Old Schools of the Copper Country (p2)

While the Copper Country had its fair share of rural schools thanks to its Finnish immigrants, most schools in the region were found within the various towns and villages scattered across the peninsula. As the Copper Country grew and prospered, it wasn’t only single young men who called the area home. Soon married men, with families, began arriving with intentions of putting down roots. In turn, mine companies began to cater to these family men by building schools at their mine and mill locations.

Above is a photo of such a school – the Isle Royale School. Built for the Isle Royale Consolidated around the turn of the century, the school served children of the mines workforce. While the northern shafts of the Isle Royale were close enough to the city to utilize Houghton’s school system, its southern shafts were over a mile away. Built near the old Dodge Mine, this school served the residents of nearby Dodgeville and other shaft locations. Today the building serves as an apartment complex, though the Isle Royale name still adorns the front doorway.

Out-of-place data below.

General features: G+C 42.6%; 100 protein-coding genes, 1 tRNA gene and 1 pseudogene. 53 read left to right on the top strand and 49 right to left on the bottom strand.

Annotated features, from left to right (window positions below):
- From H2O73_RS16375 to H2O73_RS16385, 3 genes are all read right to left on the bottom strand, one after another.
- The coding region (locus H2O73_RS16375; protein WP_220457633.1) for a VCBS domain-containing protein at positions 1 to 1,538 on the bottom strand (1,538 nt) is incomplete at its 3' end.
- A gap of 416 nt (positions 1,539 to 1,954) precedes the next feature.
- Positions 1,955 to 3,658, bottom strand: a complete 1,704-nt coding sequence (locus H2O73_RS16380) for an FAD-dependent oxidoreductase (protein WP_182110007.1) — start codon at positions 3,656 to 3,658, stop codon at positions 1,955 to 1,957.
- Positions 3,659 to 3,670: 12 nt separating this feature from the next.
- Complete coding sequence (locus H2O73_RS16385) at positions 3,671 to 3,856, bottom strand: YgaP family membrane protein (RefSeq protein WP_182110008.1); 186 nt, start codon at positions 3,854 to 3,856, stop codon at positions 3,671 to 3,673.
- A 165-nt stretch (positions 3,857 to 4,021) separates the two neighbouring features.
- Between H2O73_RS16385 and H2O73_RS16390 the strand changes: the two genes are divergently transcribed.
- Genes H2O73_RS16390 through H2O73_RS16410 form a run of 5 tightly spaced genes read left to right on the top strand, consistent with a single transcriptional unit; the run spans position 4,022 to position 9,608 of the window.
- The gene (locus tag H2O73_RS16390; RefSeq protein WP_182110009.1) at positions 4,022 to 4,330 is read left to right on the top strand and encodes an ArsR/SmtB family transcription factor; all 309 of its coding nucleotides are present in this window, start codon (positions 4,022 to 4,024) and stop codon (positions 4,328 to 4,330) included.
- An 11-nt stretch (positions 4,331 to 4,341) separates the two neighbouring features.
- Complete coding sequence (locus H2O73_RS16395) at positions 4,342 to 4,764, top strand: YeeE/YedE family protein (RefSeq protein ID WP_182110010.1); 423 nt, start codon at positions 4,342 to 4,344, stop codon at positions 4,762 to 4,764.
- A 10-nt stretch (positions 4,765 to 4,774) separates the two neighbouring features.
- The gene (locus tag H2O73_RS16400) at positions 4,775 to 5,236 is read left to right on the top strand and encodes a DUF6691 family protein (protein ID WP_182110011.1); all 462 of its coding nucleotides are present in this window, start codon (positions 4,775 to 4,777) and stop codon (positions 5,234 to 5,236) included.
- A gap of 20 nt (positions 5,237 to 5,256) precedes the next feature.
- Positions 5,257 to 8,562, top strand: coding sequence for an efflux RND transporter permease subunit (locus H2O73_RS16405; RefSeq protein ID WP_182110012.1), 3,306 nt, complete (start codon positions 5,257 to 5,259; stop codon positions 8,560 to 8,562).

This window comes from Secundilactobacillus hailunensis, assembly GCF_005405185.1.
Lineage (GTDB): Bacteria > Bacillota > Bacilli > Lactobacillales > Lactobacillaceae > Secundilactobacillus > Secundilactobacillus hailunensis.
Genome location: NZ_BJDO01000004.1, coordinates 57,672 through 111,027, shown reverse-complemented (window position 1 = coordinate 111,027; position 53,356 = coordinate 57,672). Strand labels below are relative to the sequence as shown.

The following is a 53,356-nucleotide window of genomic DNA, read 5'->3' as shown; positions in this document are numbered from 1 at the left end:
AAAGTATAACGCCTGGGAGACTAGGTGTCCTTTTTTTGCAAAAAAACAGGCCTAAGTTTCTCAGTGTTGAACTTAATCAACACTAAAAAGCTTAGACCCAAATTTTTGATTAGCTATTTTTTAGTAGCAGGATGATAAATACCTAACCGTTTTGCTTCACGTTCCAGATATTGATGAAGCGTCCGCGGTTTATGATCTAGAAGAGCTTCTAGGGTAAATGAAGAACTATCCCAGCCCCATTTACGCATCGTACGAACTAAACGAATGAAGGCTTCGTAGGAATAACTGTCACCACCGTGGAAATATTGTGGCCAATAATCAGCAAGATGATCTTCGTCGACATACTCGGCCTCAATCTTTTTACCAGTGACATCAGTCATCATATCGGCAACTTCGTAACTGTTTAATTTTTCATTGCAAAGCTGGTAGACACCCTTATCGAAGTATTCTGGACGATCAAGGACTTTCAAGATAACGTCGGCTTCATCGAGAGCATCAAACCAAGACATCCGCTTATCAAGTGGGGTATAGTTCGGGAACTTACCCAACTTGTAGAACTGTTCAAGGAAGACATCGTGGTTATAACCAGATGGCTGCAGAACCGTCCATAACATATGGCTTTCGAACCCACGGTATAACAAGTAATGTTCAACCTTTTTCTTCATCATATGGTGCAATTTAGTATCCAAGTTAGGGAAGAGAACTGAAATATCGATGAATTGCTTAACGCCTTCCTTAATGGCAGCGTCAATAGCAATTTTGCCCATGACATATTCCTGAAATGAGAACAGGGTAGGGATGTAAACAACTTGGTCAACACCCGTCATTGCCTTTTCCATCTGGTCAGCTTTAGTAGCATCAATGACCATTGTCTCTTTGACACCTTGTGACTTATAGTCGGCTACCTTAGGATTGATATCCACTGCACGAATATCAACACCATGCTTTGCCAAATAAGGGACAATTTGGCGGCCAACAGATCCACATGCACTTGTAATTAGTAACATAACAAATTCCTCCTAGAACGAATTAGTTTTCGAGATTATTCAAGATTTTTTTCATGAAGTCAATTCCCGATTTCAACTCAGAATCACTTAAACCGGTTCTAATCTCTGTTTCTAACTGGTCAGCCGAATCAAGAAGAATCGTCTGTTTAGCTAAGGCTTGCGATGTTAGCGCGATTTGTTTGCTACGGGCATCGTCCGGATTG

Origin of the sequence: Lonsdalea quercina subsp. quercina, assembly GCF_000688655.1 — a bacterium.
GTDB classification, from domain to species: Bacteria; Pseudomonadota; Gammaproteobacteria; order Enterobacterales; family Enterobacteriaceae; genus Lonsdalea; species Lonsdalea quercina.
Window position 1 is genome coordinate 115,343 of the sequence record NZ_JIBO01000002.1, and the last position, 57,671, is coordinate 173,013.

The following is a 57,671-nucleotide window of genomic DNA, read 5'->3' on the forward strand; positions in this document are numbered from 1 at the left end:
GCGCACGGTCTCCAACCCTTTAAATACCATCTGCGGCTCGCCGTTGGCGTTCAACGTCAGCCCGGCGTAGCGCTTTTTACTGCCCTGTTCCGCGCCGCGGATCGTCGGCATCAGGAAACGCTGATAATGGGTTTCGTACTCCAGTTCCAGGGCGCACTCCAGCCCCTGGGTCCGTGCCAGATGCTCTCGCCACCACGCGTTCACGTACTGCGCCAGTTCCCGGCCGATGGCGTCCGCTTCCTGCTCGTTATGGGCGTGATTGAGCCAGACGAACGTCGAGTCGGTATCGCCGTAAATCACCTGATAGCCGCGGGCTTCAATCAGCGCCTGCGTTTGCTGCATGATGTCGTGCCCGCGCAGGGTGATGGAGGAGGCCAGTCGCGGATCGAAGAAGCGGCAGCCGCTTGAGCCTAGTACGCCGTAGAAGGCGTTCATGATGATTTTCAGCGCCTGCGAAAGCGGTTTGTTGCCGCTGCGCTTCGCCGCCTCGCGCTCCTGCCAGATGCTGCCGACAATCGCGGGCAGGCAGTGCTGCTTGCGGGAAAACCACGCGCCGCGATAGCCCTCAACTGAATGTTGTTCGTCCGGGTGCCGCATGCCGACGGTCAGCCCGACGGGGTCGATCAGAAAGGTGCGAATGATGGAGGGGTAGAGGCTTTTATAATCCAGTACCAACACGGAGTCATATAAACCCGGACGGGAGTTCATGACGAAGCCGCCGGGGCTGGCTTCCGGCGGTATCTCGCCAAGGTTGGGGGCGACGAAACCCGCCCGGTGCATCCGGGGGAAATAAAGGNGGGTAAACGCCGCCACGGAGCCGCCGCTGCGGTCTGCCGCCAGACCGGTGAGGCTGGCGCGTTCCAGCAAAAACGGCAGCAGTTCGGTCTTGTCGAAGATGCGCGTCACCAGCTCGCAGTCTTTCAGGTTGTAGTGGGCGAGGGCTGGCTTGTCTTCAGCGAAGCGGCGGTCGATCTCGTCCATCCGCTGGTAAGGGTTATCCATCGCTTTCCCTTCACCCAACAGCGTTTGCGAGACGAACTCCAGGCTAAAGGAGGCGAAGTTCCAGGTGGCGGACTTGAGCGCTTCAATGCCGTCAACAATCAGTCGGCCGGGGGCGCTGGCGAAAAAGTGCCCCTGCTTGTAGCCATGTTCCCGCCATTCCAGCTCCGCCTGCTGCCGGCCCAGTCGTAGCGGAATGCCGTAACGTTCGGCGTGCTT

With many stamp mills located miles from the mine for which it worked, companies had to often build a secondary school building at their mill towns as well. Here is the old Gay School (or should I have said school at Gay?) which was built around 1923. With the nearby Mohawk and Wolverine Mills in operation, this little school catered to over 1500 residents and nearly 200 students. Amazingly it continued to operate as a school for decades after the mills closed (due mostly to Gay’s remote setting), finally closing down in the 1960’s. It remains vacant today.